We are leaving this part of the world and returning to the West. Maybe more on Nepal later, but for now, some final thoughts on Bhutan.
Bhutan in general. Yes, we’ve all heard about the Gross National Happiness Index in Bhutan, and maybe that makes you yearn for what must be a heavenly lifestyle.
But – just as food for thought – we thought we’d share what we learned about what constitutes happiness in Bhutan.
First of all, everyone here must be united in one religion. There was an ethnic cleanse of all Nepalis (who are Hindus) in the late ’80’s/early 90’s as part of the “one country, one people” mandate. Bhutan deported some 100,000 of these people, about 1/6th of the entire population of the country. In 2006, the US took in 60,000 of these stateless people, who were living in refugee camps in Nepal – where many still are. Now, outsiders are welcome in Bhutan only on carefully controlled visits, and it would be complicated for a Bhutanese who marries an “outsider.” Yes, it’s possible, but it must be a real stigma.
Based on a mere week of observation, we had the impression that there is a degree of contempt for all the neighbors of Bhutan – India, China, Nepal and China-Tibet. Lots of history reflected in this attitude. It’s odd about the Indians, though, as their relationship with Bhutan is very close. India helped jump-start the Bhutanese drive to modernize, trains its army, and provides much of its imports, including food. Bhutan is not a self-sustaining country – it can’t even grow enough rice for its population of 770,000. But unlike tourists from any other country, Indian tourists are allowed to travel within Bhutan without restrictions involving minimum amount of money that must be spent every day by every other visitor ($250), nor are they required to be accompanied by a government-approved guide.
While Indians are treated with the same graciousness that the Bhutanese treat all tourists, there is some grumbling about Indian tourists, mostly because they don’t do enough for the local economy. Indians often come with their own drivers and guides, which is not appreciated. At any rate, we left not being sure who exactly is favored by the Bhutanese, though we were treated quite nicely. Other than Indians, Bhutan attracts only about 40,000 tourists a year, and it looked like about 80 percent of those at major tourist sites were from India.
Though this is now ostensibly a democracy, the king is really the ruler of the country. It’s a lot easier to get things done when a strong hand at the top dictates the terms. There are constant messages from the government that have a Chairman-Mao kind of touch – and often a whispered rebuttal. For example, “Small families are happy families!” – intended to keep the population under control. “Large families are royal families!” – the observation of the more cynical, who note that K-4 had 11 children with his four wives and all those children now have children of their own, all of whom are supported as extended members of the royal family by the Bhutanese population. (Like the royals in Great Britain, they don’t have paying jobs.)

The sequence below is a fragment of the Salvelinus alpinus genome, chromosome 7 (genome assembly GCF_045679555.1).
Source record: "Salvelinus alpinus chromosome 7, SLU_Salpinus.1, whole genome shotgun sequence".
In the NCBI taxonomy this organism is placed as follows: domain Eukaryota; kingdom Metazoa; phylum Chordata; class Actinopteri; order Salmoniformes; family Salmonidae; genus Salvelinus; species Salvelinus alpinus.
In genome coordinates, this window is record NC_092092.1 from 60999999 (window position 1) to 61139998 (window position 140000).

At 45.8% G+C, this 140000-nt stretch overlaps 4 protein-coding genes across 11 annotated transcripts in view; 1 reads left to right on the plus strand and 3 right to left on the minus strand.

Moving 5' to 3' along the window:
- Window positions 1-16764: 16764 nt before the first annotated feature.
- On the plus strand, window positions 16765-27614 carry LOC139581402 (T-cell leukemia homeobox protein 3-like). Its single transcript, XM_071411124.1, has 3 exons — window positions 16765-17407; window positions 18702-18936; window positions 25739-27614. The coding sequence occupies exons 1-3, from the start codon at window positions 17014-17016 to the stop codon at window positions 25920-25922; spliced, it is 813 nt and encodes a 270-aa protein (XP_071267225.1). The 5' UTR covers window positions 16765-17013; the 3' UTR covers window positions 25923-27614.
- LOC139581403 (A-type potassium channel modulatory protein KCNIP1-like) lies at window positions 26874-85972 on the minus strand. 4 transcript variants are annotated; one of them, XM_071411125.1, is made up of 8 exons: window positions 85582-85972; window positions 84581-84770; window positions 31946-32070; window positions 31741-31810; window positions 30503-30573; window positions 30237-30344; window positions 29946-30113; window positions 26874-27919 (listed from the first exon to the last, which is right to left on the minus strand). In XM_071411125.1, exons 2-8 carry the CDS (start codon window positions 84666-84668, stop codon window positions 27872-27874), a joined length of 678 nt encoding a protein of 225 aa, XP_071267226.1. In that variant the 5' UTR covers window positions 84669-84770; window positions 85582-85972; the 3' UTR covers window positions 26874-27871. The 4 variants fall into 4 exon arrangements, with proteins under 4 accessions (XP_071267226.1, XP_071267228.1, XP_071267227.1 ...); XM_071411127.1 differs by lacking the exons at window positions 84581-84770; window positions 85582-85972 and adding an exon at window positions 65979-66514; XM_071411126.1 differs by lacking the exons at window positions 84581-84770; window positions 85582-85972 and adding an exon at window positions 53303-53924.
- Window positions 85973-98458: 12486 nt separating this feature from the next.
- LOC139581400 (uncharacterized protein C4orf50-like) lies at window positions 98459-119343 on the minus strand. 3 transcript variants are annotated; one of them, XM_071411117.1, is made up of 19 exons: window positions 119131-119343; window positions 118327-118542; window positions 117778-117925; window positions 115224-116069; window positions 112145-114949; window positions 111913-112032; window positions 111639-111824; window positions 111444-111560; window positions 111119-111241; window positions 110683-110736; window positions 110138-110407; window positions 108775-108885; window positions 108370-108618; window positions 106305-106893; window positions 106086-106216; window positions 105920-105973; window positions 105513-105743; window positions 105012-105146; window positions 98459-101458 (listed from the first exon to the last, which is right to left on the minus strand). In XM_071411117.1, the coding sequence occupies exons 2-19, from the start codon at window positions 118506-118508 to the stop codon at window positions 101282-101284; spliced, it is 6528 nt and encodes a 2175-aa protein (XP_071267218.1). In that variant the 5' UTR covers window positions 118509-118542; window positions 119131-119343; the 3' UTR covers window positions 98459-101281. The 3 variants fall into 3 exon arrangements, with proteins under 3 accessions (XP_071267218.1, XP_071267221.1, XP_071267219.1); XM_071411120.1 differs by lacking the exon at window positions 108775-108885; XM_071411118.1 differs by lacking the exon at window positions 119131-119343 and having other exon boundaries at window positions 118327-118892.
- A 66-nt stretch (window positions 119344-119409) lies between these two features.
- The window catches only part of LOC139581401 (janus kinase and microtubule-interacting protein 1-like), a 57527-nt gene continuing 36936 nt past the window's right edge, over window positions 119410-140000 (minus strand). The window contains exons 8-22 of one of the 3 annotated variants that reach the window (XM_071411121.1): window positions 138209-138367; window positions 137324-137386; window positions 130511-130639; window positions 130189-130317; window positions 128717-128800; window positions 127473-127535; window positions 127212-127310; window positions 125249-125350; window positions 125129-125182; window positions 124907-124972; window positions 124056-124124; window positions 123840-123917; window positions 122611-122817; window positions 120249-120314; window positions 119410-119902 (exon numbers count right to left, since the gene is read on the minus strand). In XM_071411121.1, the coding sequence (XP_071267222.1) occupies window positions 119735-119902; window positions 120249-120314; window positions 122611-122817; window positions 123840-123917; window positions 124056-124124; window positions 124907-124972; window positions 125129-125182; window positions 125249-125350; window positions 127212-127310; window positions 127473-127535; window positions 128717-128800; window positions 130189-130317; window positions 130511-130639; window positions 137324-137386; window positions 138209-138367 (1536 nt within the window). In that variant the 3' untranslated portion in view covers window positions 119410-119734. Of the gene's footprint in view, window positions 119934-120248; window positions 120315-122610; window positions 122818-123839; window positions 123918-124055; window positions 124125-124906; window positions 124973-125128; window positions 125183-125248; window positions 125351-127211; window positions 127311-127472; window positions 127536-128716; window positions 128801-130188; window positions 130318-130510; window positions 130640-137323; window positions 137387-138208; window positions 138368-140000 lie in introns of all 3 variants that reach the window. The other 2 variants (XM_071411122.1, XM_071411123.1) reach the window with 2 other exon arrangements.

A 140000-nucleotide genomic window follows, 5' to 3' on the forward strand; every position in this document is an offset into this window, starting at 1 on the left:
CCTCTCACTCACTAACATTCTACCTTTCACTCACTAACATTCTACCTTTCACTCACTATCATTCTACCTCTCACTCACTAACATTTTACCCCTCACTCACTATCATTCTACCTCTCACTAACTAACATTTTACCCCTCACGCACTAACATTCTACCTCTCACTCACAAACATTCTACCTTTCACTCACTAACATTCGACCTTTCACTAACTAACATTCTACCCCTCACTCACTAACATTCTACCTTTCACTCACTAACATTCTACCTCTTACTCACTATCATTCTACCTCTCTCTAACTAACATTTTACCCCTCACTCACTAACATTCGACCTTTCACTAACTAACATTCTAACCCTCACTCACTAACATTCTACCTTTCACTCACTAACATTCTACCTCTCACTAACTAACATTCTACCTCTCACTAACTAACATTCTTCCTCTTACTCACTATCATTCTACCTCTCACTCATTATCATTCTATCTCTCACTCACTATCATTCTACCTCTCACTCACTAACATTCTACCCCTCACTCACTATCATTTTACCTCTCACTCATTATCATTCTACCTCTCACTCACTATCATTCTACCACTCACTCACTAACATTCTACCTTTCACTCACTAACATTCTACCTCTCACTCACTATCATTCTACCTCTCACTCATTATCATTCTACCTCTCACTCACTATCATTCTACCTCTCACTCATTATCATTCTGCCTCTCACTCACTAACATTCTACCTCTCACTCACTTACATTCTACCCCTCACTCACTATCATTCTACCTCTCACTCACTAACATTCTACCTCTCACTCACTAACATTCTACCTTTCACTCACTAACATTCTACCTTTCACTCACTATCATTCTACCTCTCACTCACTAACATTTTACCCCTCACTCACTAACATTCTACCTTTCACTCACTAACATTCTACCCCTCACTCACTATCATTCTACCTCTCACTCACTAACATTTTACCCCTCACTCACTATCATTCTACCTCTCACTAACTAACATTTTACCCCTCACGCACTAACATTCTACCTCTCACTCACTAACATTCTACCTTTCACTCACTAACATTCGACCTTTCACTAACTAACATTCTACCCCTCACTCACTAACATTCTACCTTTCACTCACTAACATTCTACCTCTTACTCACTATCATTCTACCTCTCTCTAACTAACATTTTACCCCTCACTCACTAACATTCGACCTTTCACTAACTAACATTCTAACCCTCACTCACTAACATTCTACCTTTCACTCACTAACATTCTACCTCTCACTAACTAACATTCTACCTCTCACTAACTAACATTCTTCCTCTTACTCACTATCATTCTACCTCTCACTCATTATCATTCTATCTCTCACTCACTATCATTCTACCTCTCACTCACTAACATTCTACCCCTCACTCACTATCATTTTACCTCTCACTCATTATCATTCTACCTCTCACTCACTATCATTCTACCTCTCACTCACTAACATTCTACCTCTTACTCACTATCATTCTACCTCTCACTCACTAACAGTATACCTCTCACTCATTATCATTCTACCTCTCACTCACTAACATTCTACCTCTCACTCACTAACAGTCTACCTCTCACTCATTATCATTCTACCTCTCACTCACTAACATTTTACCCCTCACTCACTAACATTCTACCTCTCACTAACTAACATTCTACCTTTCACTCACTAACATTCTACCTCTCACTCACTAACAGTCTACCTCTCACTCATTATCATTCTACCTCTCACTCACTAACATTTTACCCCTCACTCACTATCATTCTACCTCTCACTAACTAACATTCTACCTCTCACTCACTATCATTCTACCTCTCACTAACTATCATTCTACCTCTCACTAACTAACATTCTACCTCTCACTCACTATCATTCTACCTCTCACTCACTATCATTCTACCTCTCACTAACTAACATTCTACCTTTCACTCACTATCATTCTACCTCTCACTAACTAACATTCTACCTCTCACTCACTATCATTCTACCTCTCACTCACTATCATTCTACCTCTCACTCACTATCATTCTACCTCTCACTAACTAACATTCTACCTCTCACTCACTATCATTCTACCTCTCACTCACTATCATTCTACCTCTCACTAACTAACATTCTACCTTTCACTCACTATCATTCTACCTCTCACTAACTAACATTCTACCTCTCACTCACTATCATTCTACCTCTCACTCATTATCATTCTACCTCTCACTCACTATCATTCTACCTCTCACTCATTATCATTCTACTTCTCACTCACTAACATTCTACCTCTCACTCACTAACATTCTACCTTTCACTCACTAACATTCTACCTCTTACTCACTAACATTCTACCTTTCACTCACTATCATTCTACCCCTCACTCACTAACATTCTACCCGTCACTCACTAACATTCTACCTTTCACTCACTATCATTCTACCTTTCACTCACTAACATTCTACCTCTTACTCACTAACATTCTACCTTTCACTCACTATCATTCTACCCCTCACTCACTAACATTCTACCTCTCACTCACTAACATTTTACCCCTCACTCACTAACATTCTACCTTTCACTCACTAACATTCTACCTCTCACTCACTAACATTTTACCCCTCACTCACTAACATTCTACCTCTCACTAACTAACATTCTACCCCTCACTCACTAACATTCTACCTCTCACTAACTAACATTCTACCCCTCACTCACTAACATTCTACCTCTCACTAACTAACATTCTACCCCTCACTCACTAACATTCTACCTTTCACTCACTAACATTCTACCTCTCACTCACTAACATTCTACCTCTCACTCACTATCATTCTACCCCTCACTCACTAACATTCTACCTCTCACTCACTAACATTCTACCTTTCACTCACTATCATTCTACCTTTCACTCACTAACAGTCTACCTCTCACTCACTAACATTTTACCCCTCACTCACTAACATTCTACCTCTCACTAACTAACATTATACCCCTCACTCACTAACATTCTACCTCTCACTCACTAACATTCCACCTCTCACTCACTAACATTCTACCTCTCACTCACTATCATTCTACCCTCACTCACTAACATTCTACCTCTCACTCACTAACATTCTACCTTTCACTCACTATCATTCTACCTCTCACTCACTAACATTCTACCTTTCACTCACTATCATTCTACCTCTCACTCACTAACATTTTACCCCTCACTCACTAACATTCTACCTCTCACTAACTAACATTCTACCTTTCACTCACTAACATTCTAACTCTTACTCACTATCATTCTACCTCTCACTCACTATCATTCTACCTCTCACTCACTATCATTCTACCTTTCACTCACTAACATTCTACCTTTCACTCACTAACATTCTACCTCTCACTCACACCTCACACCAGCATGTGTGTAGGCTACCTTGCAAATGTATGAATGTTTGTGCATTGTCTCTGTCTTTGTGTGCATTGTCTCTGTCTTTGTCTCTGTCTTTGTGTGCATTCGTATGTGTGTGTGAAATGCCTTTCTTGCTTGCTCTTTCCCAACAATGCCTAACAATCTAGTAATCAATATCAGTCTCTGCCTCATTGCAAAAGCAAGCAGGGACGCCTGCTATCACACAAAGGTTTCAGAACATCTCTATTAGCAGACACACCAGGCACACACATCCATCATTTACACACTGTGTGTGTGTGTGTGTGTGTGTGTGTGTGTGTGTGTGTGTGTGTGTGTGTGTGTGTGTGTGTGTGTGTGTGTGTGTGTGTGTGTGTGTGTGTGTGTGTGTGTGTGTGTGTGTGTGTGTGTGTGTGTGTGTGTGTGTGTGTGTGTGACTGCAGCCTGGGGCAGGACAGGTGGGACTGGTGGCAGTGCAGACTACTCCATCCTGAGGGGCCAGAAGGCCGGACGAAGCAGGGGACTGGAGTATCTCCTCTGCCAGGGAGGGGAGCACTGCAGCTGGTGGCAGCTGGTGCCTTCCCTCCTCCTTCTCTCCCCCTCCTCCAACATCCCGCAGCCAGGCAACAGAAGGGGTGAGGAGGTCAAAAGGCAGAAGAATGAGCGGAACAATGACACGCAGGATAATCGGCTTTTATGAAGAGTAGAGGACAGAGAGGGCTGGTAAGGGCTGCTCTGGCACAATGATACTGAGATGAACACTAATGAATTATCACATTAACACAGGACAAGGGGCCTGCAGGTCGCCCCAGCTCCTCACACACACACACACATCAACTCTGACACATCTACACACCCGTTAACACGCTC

Media came late to this country – television in 1999, and it was the last country in the world to allow the internet. We’re not sure what, if any, the degree of censorship is, but we have gotten the sense that negative news reporting is frowned on. Investigative journalism is not a subject one would study in school here, we’re quite certain.
The emphasis on continuing traditional dress is charming – in a theme-park kind of way, as is the insistence on traditional architecture and painting. Men wear the gho and women the kira, both of which are very attractive. In an effort to preserve and promote its cultural heritage, all Bhutanese are required by law to wear the national dress in government offices and temples, in public roles such as tour guides, in schools and on formal occasions. So, pretty much everywhere.
We were seduced at the beginning – and still love it – but it does have a very restrictive code of behavior. Sometimes the 15th century bumps up hard against the 21st and ideas collide. Tourists love the national costumes, but everyone who wears them also has jeans and t-shirts. Everyone has a cell phone, and is quite tech-savvy, but that is a very new construct for a country that was closed off from the outside world for many many years. Tourists weren’t allowed into Bhutan till 1971, and even we had a dress code to follow. (No problem for us.) The cost of a trip into Bhutan discourages visits from the younger generation, unless they are committed trekkers willing to pay the price. (More likely they would go to Nepal, where the living is much easier.)
It will be very interesting to see whether more exposure to the modern world or some discontent with the public dictates of the royal family (vs. their private behavior) will cause even more change. At the moment, Bhutan remains a basically isolated country. They are very happy to show you around their country — for a price — but they want to make sure that you do leave.
Other parts of the measurement of Gross National Happiness focus on maintaining a clean environment (it’s the only carbon-negative country in the world, with a constitutional requirement that no less than 60 percent of the country be covered in forest), education, food distribution, and strict adherence to the principles of Buddhism.
We will watch with great interest and affection the future direction of this exquisite country.